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Want an interest rate 1-2% lower than the market?

January 6, 2023

If you are in the market for a new home, you likely are aware of the volatile state of the market when it comes to rising interest rates. You or someone you know may have been forced to the sideline because you can no longer afford to purchase a home or feel like you’ve lost your buying power.

The beginning of 2022 was still a strong seller’s market – buyers were paying thousands over ask and removing all contingencies (their safety nets) to win the bid. Elevated home prices due to the lack of inventory and artificially low interest rates were driving the bus on this one. The market took a very different turn in the coming months.

What determines the state of the housing market?

Several factors can influence whether a housing market is a seller’s market, a buyer’s market, or a neutral market. These include supply and demand, economic conditions, interest rates, and demographics. For the last several years, we’ve been in a strong seller’s market that many have expected to shift. Rising interest rates, inflation, and an economy still working to recover from the lasting effects of COVID have led us to a place where inventory is still somewhat low, but rising interest rates have slowed demand. Simultaneously, builders who have dealt with supply issues and high building costs now also must deal with rising rates. This has created a very unique housing market.

What strategies can help navigate our current situation?

If you are a buyer in today’s market, you are going to want to pay attention. Sellers do not have all the power anymore! Higher interest rates can lower housing demand and increase the time a home stays on the market. This unique situation is the exact time when you can take advantage of your buying power. While you may have witnessed price reductions, most sellers do not realize that in terms of financing and the issue at hand, affordability, a price reduction does not do much to help a potential borrower’s monthly payments. Price reductions can also cause problems in the overall home values of the neighborhood, which can potentially hurt future sales.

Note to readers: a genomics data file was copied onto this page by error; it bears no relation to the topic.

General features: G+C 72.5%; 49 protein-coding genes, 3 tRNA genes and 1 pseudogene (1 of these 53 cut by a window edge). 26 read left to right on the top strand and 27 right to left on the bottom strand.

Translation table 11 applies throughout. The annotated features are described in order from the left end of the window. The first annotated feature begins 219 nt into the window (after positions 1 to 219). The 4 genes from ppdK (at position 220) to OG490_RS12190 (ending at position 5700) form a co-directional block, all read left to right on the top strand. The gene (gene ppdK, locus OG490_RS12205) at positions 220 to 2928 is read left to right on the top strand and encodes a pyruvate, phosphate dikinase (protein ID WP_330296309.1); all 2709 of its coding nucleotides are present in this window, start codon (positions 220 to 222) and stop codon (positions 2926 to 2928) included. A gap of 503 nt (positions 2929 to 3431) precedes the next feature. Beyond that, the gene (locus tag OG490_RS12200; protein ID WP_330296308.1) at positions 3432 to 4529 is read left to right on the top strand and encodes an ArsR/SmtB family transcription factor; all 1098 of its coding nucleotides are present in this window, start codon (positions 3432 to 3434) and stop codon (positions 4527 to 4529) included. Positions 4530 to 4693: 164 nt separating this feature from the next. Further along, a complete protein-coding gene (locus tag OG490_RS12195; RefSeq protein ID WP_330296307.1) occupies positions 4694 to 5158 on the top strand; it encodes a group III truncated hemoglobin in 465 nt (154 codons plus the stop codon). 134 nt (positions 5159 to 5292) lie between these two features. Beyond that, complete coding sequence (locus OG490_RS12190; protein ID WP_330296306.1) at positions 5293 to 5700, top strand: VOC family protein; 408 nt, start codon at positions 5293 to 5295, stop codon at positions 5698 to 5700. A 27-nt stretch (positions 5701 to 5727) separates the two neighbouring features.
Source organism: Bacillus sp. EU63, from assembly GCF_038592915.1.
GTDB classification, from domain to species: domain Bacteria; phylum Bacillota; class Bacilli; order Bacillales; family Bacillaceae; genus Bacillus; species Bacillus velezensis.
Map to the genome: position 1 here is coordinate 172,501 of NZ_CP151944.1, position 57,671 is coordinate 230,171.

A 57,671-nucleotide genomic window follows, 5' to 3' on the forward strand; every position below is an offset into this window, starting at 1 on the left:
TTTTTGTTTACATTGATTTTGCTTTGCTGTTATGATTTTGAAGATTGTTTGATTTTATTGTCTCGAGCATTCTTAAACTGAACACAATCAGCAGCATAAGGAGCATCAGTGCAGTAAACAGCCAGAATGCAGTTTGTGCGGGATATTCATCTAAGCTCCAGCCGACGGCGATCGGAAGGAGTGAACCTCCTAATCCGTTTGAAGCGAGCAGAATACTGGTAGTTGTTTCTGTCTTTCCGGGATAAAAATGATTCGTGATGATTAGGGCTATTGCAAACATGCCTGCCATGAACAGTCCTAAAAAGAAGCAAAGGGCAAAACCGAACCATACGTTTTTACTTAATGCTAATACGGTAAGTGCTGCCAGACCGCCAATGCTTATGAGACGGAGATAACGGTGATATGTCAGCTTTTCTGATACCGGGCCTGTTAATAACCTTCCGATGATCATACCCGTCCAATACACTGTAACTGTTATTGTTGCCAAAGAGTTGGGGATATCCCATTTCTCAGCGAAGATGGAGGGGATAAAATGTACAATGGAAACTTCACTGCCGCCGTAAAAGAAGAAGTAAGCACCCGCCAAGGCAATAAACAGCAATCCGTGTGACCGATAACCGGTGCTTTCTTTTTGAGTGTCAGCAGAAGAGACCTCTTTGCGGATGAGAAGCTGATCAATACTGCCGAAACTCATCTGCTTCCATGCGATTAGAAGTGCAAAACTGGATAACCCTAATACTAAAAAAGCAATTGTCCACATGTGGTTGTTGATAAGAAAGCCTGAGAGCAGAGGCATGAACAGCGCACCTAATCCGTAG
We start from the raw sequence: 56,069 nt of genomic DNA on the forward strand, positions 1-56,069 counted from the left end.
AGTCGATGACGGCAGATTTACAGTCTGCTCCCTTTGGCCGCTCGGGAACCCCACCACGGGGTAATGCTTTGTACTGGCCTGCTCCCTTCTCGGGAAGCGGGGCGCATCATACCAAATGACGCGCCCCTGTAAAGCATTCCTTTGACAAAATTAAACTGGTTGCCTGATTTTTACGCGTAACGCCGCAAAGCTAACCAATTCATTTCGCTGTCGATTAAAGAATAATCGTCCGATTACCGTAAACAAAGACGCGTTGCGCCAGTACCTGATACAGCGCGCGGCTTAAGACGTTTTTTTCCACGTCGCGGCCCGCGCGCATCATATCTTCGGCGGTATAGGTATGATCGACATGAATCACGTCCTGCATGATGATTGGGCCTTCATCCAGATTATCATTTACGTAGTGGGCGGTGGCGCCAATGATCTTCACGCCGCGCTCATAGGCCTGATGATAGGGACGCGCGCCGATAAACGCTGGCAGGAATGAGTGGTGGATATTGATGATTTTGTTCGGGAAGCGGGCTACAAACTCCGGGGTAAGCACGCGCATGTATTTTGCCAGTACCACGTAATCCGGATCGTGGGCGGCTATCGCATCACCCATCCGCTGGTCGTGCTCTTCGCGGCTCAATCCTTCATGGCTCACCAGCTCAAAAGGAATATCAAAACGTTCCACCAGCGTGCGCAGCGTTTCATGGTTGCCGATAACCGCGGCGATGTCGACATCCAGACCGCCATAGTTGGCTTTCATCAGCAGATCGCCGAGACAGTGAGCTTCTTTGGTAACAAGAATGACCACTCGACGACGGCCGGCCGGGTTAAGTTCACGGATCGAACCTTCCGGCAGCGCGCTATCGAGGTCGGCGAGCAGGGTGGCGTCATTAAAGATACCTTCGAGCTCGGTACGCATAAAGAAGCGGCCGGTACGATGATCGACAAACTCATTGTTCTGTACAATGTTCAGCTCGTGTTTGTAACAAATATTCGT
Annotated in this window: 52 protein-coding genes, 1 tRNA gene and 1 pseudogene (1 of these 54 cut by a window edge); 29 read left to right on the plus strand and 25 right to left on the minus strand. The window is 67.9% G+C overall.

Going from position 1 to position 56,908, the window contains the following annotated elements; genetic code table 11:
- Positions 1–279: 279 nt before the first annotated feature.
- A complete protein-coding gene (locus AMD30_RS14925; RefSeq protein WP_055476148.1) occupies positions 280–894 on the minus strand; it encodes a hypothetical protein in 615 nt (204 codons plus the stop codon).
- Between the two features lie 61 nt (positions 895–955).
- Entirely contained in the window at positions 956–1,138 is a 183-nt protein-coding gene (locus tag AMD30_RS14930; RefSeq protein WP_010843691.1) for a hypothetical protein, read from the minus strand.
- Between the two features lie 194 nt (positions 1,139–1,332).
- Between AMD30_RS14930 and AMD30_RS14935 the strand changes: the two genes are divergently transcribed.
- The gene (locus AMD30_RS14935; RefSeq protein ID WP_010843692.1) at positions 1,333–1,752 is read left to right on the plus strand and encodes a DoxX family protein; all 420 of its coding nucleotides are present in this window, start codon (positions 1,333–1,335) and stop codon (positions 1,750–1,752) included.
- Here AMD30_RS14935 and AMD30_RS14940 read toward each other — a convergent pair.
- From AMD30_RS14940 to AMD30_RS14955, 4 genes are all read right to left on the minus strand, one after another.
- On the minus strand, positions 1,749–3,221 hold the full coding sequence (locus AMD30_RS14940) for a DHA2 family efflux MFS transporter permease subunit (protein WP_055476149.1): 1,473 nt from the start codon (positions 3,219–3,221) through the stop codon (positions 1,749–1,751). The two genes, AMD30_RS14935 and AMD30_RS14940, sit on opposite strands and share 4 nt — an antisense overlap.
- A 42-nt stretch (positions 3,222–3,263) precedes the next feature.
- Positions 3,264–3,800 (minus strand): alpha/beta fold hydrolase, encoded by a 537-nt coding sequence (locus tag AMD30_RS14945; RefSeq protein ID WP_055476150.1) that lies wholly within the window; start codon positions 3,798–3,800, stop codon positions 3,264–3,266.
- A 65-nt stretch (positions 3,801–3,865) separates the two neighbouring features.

What if there was a way to create a win/win situation for everyone involved in the transaction?

There is a solution, and it’s called the seller-paid rate buydown. This is where we ask the seller for concessions to buy down the interest rate on the loan. We are then converting the concessions into discount points. If you are a buyer, this could help lower your payment and possibly help you qualify for a loan for which you may have previously been denied. On a $350k purchase, a $10k rate reduction can result in savings of more than $200 per month versus that of a $10k price reduction. Many borrowers were looking at homes earlier this year that were $100-$150k more than they are looking at now. That’s a completely different house, neighborhood, location, and maybe even school district.

If you are selling a home and are considering dropping the price by $20,000, we urge you to speak with us before making that decision. We can show you options that will allow you to keep more money in your pocket and attract more buyers, for a fraction of that $20,000. This strategy works for lowball offers as well. Don’t be insulted by the offers—More than likely, it’s just what the borrower can afford, but we can show you a way to get that offer price back up.

If you’re a buyer looking at homes and are worried about rising interest rates, talk with your lender about ways to bring your interest rate down with a rate buydown. This could very well be the solution that helps you purchase a home, affordably, in today’s market.

This strategy can be used in many different scenarios across all loan products. If you think you could benefit from this strategy, take advantage of the timing and reach out to us today.

"By being open and recognizing our strengths and weaknesses, we can see opportunities for growth and ways to help each other."

- Jayson Hardie on Growth

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